Sunday, September 23, 2018

Ironman Mont Tremblant 2018 Race Report: Cheers Dad!

I haven't posted since the Mont Tremblant 70.3 in June -damn Instagram! I find that my blog gets neglected because it's so easy to post on Instagram in bite-sized moments. I vow to get going on this more moving forward as it represents my personal time capsule. Anyway, Ironman number 11 is in the books - this one taking place in beautiful Mont Tremblant. Number 11 is significant for me for two reasons:

1) Number 11 was somewhat of a self imposed mental hurdle. When I did my first Ironman in 1989, I set out with the lifetime goal of completely 10 in total. Back then that seemed like a stretch goal. In many ways it was. I had gaps that were dictated by life - kids, work, not feeling it. In fact, my second Ironman (Lake Placid) did not come around til 2000 after an 11 year break.

2) This was my first Ironman since my Dad's passing. He loved these events. The scheduling on Ironman Mont Tremblant 2018 was two weeks from the one year anniversary of his death which made my day a little bittersweet. Needless to say, I had many conversations with him on the day.

 This race was very cool for all the friends that were racing as well. My coworker from Alberta, Cory Spooner, brought his family and his parents. They were an absolute blast to hang out with. Sara, in particular, enjoyed the daily margaraita celebrations! All my friends from SO-TRI, TCoB, IronCanucks, TriHart, and Chris Dolson. I believe in the community of triathlon  and this race was unique for me in that there were so many participants I crossed paths previously. It made it all the more enjoyable looking out for and cheering on everyone.

 Sara in her happy place!

 The leadup to race day was good. We stayed at La Bete golf course condos. This was our third time staying there and it's great. Easy access to the race plus quiet and peaceful. My prerace activities kept the motor warm and I felt ready to go. My internal motto for the race was "be grateful, give to others, and get after it." I'm grateful to be able to do this. Give encouragement and help others in need. Get after it in the sense that it's just another day and don't let fear guide the day.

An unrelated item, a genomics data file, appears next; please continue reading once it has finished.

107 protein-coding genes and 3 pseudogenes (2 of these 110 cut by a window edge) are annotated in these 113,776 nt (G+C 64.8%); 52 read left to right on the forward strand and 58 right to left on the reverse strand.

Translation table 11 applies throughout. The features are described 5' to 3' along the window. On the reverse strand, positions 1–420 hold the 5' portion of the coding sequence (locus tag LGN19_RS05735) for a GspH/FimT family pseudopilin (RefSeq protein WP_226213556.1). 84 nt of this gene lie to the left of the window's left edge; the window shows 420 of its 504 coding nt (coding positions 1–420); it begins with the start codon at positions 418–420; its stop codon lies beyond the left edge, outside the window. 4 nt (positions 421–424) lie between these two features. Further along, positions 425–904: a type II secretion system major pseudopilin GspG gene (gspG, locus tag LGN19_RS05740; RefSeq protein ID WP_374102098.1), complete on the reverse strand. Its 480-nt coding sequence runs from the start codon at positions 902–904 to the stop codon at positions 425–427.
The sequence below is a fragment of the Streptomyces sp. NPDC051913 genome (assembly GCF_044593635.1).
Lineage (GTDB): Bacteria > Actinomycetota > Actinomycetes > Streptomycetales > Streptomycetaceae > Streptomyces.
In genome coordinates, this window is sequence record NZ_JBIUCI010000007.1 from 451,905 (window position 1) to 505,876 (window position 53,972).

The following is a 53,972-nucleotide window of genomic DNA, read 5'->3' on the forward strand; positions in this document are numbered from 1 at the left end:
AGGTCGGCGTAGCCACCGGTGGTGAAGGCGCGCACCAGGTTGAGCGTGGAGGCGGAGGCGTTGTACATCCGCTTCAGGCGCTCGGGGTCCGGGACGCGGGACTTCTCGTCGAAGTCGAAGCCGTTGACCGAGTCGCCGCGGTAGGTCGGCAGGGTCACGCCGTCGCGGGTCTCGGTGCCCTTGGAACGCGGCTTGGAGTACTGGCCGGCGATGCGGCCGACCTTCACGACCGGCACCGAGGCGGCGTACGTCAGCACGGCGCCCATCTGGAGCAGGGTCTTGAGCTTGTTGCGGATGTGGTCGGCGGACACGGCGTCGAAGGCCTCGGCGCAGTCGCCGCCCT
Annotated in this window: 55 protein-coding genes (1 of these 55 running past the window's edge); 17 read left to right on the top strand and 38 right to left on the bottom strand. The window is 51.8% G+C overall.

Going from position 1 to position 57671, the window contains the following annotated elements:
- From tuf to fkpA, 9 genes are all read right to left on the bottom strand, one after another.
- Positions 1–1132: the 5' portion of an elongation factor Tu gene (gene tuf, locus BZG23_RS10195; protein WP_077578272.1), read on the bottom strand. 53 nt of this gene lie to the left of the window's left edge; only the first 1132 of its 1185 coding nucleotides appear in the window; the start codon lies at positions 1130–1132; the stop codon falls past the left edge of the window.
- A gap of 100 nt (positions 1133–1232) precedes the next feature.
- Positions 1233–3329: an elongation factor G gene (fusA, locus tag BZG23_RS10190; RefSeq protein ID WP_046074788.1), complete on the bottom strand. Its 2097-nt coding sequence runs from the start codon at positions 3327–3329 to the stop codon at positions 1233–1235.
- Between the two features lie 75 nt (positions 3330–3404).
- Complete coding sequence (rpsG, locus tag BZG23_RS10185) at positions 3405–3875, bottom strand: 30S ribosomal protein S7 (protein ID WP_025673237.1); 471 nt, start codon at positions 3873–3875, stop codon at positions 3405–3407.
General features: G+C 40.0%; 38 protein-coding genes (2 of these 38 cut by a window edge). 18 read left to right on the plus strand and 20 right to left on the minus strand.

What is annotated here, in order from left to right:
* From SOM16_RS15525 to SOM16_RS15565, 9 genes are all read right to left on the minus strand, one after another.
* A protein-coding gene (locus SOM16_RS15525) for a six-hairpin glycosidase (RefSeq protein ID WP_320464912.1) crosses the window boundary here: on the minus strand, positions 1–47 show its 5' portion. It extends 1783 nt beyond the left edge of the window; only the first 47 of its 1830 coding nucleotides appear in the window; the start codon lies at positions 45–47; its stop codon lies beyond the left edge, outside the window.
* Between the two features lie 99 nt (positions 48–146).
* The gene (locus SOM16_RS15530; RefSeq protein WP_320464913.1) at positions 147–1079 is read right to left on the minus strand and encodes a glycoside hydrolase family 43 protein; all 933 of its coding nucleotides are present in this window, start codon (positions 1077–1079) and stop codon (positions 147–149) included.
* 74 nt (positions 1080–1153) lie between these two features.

All racked up and ready to go. I did not go with my race wheels as I wanted more control on the dsecents with the cross winds.

 Like the tent setup - kept everything dry.

I don't have any pics from the swim. I had Sara drop me off and head back to the condo to look after Logan. The swim was significantly delayed due to fog. We started the swim over an hour late. Ironically, when they announced the delay the visibility was so much better than we actually started the race. Once I got going, I found the first kilometre challenging as you (and everyone else) could not see the next buoy. A couple of times a kayaker redirected us as we were off course. By the the halfway point the sun was burning off the fog and we were good to go. The other challenge during the swim was being hungry half way through. With the delay I was now needing some calories and could not wait to get to transition for some much needed nutrition. My swim time was 1:12.47 - not bad for 4000m covered instead of the 3800m. Oh that fog!

Once on the bike I realized that I didn't have the same pop in my legs that I had in training leading up to the race. Not sure if it was the delay or the nutrition deficiit early but I just didn't feel strong. I decided to keep things steady and within myself for the day and not try to force it. My goal was to "be boring" all day long - stay aerobic and keep my heartrate in check.

The Tremblant bike course is awesome. It feels like two courses in one - the highway section with long hills and more wind exposure and the Duplessis section which is more Muskoka like. The wind on the second loop definitely impacted the race and it was pretty hot as well. I focused on my pace, hydration and nutrition. I was way off my goal for the bike. I was targeting a sub 6 hour ride which was where my training showed but ended up with a 6:23. Again, I felt a little flat but I did not let any of this faze me - I was grateful for the day.

 Once on the run I had the same strategy as I did for the bike. I focused particularly on kilometre 1-5 and 21-26 as there was significant climbing. Once onto the bike path I kept it steady. It was here that I got to see all of the friends and family. This was the best part of the race for me. I've never been at a race where I knew so many people. It was so cool to cheers each other on. It definitely kept me going - I looked forward to seeing each person. Sara was in her usual spot around kilometre 12 and 30 which is ideal as there is not many spectators in that area. It aslo allowed her to look after Logan as well. Once she saw me go by on the second loop she was able to get down to the finish.